Truck Laden With Toxic Rocket Fuel Breaks Down on Road to Vandenberg
Military shipments of a highly toxic rocket fuel were delayed several hours when one of the trucks broke down along a route used to avoid populous Los Angeles, authorities said Thursday.
“We had some problems with it,” said California Highway Patrol Officer Frank Stricker, whose agency helps provide security for the Air Force shipments.
One of two trucks carrying highly toxic nitrogen tetroxide from Vicksburg, Miss., to Vandenberg Air Force Base in Santa Barbara County was stopped by an engine breakdown on U.S. 101 about a mile south of San Luis Obispo at 6:15 p.m. Wednesday, CHP Lt. Joe Humphrey said.
The truck was towed off the highway about 200 miles north of Los Angeles and sat on a frontage road near a farmhouse for about three hours, authorities said. There were no injuries or leaks of the volatile cargo.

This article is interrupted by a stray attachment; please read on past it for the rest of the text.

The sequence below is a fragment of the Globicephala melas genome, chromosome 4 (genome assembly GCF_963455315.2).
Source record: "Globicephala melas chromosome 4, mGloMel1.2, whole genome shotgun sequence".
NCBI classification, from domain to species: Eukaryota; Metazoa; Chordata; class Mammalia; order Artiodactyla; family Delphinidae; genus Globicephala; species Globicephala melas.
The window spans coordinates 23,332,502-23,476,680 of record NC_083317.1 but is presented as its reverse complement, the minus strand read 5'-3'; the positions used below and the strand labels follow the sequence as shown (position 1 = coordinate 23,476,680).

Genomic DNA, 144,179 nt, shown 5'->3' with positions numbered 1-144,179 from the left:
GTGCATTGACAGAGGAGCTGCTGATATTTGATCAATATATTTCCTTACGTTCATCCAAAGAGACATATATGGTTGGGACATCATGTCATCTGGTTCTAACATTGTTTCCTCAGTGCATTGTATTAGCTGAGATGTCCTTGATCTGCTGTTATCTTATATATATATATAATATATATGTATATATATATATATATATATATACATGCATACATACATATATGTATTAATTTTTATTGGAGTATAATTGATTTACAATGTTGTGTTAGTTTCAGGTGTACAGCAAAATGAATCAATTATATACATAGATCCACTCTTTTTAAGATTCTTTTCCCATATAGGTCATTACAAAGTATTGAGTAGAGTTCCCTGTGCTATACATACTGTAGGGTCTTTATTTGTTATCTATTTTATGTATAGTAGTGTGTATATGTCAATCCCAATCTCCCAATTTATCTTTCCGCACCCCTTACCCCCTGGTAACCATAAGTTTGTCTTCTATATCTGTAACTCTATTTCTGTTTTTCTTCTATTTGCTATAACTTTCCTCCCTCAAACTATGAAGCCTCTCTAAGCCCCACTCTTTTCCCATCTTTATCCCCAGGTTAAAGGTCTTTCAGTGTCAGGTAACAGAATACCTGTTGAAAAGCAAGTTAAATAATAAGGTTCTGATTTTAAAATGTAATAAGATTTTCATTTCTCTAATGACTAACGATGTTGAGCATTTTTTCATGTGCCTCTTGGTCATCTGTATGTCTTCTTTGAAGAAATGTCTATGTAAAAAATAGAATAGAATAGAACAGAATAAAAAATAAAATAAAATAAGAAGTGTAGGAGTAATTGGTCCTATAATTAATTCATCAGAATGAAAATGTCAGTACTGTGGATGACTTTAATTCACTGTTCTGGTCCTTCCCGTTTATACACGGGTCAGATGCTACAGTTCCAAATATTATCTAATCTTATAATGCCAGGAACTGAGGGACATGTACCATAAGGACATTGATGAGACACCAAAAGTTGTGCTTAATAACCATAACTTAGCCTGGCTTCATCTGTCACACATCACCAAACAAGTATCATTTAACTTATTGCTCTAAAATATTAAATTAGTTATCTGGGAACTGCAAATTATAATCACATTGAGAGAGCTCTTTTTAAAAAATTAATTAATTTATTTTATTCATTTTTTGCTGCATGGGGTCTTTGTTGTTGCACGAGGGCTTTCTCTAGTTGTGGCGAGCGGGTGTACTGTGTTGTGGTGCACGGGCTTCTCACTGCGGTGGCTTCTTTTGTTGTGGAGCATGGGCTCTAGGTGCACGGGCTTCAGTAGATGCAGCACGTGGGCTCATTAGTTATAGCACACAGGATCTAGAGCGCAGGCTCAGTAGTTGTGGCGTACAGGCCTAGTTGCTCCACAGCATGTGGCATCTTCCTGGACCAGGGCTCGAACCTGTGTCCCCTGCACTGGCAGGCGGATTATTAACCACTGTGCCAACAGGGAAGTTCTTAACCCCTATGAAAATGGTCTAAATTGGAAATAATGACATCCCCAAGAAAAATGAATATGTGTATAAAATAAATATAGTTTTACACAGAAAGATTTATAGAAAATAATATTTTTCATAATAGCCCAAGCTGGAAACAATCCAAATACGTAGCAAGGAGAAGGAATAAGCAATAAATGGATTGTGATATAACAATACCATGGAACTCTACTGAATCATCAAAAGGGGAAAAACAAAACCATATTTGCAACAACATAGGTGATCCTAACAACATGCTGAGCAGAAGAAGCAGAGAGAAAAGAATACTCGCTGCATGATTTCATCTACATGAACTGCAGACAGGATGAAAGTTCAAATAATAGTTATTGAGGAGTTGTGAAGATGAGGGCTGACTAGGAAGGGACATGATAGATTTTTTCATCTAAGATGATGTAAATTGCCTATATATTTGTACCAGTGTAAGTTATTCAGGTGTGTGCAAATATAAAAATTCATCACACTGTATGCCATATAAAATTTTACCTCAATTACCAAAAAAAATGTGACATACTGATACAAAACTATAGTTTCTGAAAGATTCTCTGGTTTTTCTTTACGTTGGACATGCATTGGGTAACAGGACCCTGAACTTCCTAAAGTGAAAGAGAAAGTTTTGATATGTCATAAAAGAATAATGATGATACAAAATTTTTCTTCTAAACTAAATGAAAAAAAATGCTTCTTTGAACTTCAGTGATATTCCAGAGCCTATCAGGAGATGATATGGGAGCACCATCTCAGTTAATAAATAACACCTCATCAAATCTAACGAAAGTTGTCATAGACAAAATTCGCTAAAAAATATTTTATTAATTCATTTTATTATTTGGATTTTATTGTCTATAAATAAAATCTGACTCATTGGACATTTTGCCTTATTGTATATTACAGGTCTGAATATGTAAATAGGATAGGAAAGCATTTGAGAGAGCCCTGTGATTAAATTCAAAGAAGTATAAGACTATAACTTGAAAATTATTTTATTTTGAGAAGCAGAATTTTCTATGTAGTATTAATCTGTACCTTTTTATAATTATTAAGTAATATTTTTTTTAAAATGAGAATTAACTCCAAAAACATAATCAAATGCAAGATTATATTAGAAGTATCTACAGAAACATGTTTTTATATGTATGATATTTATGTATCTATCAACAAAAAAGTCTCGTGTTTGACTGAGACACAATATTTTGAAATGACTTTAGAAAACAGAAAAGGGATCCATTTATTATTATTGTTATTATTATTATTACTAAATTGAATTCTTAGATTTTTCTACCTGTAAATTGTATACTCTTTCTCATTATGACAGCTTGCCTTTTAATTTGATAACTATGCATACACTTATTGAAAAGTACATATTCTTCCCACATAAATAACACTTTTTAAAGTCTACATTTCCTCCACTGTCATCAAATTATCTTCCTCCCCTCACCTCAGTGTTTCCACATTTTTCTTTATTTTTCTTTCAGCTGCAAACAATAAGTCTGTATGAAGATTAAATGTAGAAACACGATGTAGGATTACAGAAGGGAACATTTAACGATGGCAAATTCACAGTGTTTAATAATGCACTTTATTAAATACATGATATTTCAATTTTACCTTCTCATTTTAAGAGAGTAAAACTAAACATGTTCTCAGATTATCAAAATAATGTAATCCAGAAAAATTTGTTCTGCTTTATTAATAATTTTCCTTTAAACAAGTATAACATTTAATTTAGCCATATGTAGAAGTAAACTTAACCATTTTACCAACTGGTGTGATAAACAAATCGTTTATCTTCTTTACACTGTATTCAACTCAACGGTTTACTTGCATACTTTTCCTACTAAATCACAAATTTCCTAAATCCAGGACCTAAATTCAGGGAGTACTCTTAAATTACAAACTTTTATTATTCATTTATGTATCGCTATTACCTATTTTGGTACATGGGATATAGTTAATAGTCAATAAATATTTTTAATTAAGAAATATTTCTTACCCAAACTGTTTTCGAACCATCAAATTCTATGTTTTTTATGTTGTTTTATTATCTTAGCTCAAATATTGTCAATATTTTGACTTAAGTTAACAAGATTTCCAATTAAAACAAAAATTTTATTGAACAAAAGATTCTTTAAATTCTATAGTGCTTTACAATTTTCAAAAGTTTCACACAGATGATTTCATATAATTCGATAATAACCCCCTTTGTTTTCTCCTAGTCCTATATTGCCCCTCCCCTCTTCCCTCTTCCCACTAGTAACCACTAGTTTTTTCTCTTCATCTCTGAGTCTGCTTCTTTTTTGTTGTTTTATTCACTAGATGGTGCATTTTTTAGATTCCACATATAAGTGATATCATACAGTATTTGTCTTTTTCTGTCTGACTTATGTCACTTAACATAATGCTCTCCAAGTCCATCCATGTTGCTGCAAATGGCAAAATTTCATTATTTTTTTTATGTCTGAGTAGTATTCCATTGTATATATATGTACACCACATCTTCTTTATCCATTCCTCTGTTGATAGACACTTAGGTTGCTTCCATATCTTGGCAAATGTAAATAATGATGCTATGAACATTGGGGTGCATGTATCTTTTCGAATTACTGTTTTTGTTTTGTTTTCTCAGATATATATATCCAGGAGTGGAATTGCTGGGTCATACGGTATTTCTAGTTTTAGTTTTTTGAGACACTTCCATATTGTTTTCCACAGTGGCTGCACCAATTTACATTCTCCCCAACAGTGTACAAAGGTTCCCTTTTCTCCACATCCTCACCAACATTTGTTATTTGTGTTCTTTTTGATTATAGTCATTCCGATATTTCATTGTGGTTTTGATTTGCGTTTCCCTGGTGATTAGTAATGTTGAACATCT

However, some engine parts that fell from the crippled truck punctured the tire of a third truck not involved in the military shipment, causing that truck to pull over to change a flat tire, authorities said.
Meanwhile, the second fuel-hauling truck continued on, unloading at Vandenberg at 8 p.m. Wednesday. It returned and took on the load of the disabled truck about 10 p.m., hauling it to the base without further incident. Each truck carried 39,000 pounds of the liquid chemical.
Humphrey downplayed the engine breakdown, calling it “a very routine incident.”